With age comes nostalgia, and having grown up on the 8-bit Nintendo Entertainment System, there is a certain level of sentimentality for the games that defined me. Game system and software manufactures recognize this and have begun repackaging and selling us back our memories in the form of emulators and rereleased games. And while these offerings make it convenient to take on Dr. Wiley or find that our princess is in another castle, there is something lost in the translation from dusty 8-bit consoles to modern gaming systems and high-definition TV’s. It all feels just a little off.
I have been playing with emulators for nearly a decade and a half now, mostly on the PC. It’s been great being able to play all of my favorite old games again. When my son was born six years ago, I had dreamed of taking him on a video game history lesson through the emulators, starting with Super Mario Brothers 1-3 and onwards to other great titles such as Mega Man, Super Metroid, the Mario Kart series and any of the Final Fantasy RPG’s. That didn’t exactly pan out for reasons I’ll explain in a bit.
When the Nintendo Wii was released, and the Virtual Console with it, there was a lot of excitement. Suddenly, millions of households had access to a fantastic library of old games that they could download and immediately begin playing. And we began to recognize that great gameplay shines through regardless of a game’s vintage.
But while we get to play all these games again, are we really recreating the gaming experience? The 1980’s were the golden-age of console video games and often the titles we were playing were pushing the hardware capabilities to previously unseen levels (example: compare Super Mario Brothers 1 to Super Mario Brother 3 on the NES). Additionally, the feel of the controller and the limitations of televisions at the time added to the charm. I played the NES on a 13″ black-and-white TV over an RF modulator. Being able to hook the system up to the big color TV in the living room was a privilege bestowed only on special occasions.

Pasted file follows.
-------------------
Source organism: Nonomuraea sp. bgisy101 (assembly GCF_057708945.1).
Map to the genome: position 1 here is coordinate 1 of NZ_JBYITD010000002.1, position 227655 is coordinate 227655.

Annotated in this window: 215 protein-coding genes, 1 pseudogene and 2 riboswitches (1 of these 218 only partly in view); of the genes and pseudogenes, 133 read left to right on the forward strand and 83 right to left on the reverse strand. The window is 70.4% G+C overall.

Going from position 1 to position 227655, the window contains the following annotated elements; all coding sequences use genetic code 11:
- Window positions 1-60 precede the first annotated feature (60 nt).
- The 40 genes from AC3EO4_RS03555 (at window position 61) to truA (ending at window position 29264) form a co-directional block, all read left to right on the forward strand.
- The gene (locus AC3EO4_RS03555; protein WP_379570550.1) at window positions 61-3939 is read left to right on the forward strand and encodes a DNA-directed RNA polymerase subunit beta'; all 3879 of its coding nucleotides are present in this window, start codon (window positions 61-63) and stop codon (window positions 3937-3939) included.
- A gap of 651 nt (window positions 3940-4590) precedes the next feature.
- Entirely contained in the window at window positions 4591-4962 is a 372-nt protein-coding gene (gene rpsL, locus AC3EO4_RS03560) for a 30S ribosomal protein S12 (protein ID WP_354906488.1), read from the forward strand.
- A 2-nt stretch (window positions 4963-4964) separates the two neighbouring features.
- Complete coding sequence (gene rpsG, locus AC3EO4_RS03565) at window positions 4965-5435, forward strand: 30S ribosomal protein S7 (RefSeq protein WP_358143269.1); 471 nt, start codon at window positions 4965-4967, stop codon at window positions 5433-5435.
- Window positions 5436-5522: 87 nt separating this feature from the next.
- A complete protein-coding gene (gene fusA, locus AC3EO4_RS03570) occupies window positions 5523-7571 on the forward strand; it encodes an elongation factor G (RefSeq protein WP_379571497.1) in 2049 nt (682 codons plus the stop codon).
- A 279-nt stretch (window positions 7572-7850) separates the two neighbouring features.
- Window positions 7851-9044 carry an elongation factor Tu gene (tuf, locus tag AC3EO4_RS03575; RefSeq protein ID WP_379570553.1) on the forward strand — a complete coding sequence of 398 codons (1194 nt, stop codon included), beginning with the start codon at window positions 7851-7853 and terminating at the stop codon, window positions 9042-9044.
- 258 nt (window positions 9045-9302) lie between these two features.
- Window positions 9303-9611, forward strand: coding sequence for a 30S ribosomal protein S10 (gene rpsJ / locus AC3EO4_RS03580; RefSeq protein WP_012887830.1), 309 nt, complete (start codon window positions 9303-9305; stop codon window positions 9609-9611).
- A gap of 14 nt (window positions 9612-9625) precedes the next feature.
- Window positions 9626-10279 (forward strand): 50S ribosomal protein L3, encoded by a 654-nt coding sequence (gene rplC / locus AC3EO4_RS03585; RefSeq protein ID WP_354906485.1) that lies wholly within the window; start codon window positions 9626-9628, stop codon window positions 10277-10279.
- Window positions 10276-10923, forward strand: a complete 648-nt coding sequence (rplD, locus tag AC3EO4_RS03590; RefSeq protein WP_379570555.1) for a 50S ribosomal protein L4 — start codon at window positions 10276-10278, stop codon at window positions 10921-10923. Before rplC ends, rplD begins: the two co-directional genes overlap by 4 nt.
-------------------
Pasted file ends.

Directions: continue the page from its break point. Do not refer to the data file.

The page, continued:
The one glaring problem playing any emulator on a computer monitor or an HDTV is the quality of the picture: it’s too good. These games were developed for CRT TV’s which have physical properties that help make the images we fell in love with look the way they do. The picture is a little fuzzy, flickers some and the colors bleed a little. But most importantly, artists designed sprites with an understanding that RBG elements in a TV were not arrayed in a fixed grid. And blowing these images up on a 52-inch HDTV’s leaves the edges too sharp, the color too bright, and graphics resampled in such a way as to distort those sprites. (A user on the NFG Games Forum had an excellent write up of this effect.)
In response to this problem, in 2009, a group of Georgia Tech computer science majors were tasked to simulate the properties of CRT TV’s in Stella, a popular open-source emulator for Atari 2600 games. Ian Bogost, the associate professor who ran the course, shared the results on his website. In his post, you can see the difference that the student’s Stella plugin makes when playing these old Atari games. In Ian’s words, the elements he wanted his students to add – the texture, afterimage, color bleed and noise – are all present and look great. And I agree; it feels like what we’d expect if we were firing up an old 2600 on a vintage TV. The fantastic part of this story is that his team have returned their changes to the source code to the maintainers of Stella and that we’ll see these as a configurable option in an upcoming release, and hopefully, in even more emulators.
Looking back to my Wii emulator experience, I was disappointed starting up Super Mario Brothers and finding there were no configurable options for ‘enhancing’ the images to look more like how I remember them. Purists may say that Nintendo and others did exactly the right thing by not including such options. Certainly I can hook my Wii up to an old TV and bask in it’s phosphorus glow. But I think something is being missed as we play our old games on modern equipment. It’s nice to see that others recognize this problem and are contributing solutions.
So how has the emulator experience been with my kids as they’ve grown? Somewhat hit and miss. My son used to only want to play Mario Kart 64 (on the Wii Virtual Console) until he got Mario Kart Wii for Christmas. He then moved on to the New Super Mario Brothers for the Wii, which I think is a fantastic way to introduce kids to the series. But I’ve frequently caught him firing up Super Mario Brothers 3 on the Virtual Console and taking a stab at it, being somewhat indifferent to the game aesthetics and simplistic (but great) musical score, and enjoys the game for what it is.
But now Lego Star Wars is all the rage, and it’s clear that he’s forming his own memories playing games, sneaking down to the rec room early in the morning to fire up the HDTV and Wii in order to hop on Yoshi again or wield a light saber against droids, sound turned down low as not to wake mom and dad. He’s completely engrossed and because of that I hope platform creators like Nintendo continue to provide ways of playing these games into the future. Because I’m sure decades from now, my kids will want to spin up a disk and hear that familiar music once again.